North Carolina Enhances Worker Protections
North Carolina workers recently received enhanced protections as the North Carolina legislature passed several amendments to the North Carolina Wage and Hour Act — N.C. Gen. Stat. 95-25.1, et seq. Governor Cooper signed the new law in early July 2021 and the changes have already gone into effect. This is good news for North Carolina workers and, maybe, politicians in the Tar Heel State are trying to rehabilitate their state’s reputation. North Carolina was recently named one of the worst states for wages and worker protections. See media report here. Here is a quick rundown on the new law.
Notices of Wage Changes and Rates at the Time of Hire
The new law makes two changes intended to protect workers from employer abuse with respect to wages. First, under the new law, if employers intend to reduce an employee’s pay rate, written notice must be given to the employee before the reduction takes place and the notice must be given at least one pay period in advance. Thus, if wages/salary are paid every two weeks, then notice must be given at least two weeks in advance. Under the old version of the statute, employers could reduce pay rates with as little as 24 hours notice. No change was made with respect to increases in wages/salary. No written notice or advance notice is required for increases.
In addition, the new law requires that employers provide written notice to any person newly hired or newly promoted that sets out the wages/salary that have been agreed to between the employer and the employee. The notice must also state the day on which wages/salary are paid and must also provide information on how employees are to be paid (and also where wages are paid, if employees are paid in person). Thus, if wages are paid via direct deposit or via a check placed in the US mail, then the notice must specify those facts. A copy of this notice must be retained by the employer in the employee’s file. This change in the law is meant to reduce employer abuse and make it easier for employees to sue when an employer breaches its agreement with respect to the amount of wages/salary agreed, the timing of payment and the method. Having an employer’s agreement in writing is important if an employee is forced to file a complaint or initiate litigation. Under the old law, employers were allowed to provide this information verbally.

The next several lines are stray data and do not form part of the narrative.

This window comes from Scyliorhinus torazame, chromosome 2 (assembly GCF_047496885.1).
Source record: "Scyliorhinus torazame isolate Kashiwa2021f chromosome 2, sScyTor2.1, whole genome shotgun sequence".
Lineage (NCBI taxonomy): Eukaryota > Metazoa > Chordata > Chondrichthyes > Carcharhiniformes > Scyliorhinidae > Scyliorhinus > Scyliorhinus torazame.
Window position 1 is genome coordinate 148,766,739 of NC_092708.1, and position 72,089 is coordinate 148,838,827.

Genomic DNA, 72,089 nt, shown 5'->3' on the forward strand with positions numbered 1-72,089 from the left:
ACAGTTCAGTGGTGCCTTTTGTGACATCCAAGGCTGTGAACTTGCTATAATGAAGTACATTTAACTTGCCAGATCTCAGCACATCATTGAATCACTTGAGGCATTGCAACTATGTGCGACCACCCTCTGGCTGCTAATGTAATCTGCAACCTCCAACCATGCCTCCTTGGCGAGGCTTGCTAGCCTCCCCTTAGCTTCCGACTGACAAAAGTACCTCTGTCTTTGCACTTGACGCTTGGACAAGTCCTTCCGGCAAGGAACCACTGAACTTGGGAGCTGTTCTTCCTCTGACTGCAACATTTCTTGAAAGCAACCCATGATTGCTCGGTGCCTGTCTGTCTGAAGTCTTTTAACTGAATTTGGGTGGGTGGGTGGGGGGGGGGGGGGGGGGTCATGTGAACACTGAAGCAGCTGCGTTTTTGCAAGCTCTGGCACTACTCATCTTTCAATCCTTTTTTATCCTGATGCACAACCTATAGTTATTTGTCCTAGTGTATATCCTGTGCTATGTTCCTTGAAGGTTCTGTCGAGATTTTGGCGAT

Employers Must Issue Final Paycheck Via Trackable Methods
In another new protection related to payment, under the new law, when issuing a final paycheck, if requested by an employee in writing, employers must use a “trackable” method of delivery. As an example, a direct deposit qualifies as “trackable,” but putting the “check in the normal mail” does not. Thus, if a check is issued and mailed, a trackable method of service must be purchased like using an overnight courier or purchasing the U.S. Post Office’s letter tracking service. No change was made to WHEN final wages are due; they are still due on the next regular pay date.
Increased Penalties for Violation of North Carolina’s Worker Protection Laws
Finally, the new law increases the penalties that can be assessed against employers that violate North Carolina’s worker protection laws. For example, employers that violate record-keeping obligations can be fined from $250-$2000 per investigation and per violation.
Call the Employee Rights Attorneys at Herrmann Law Today
For more information, call the Employee Rights attorneys at Herrmann Law. If you think that your employer has violated your rights as an employee, call us. We are proven, experienced, employee-focused attorneys representing workers across the United States in all types of workplace disputes. Use our Online Contact page or call us at (817) 479-9229. We are more than just a law firm for employees – we are an employees’ fiercest advocate, equipping employees with the legal representation needed to achieve the best result possible.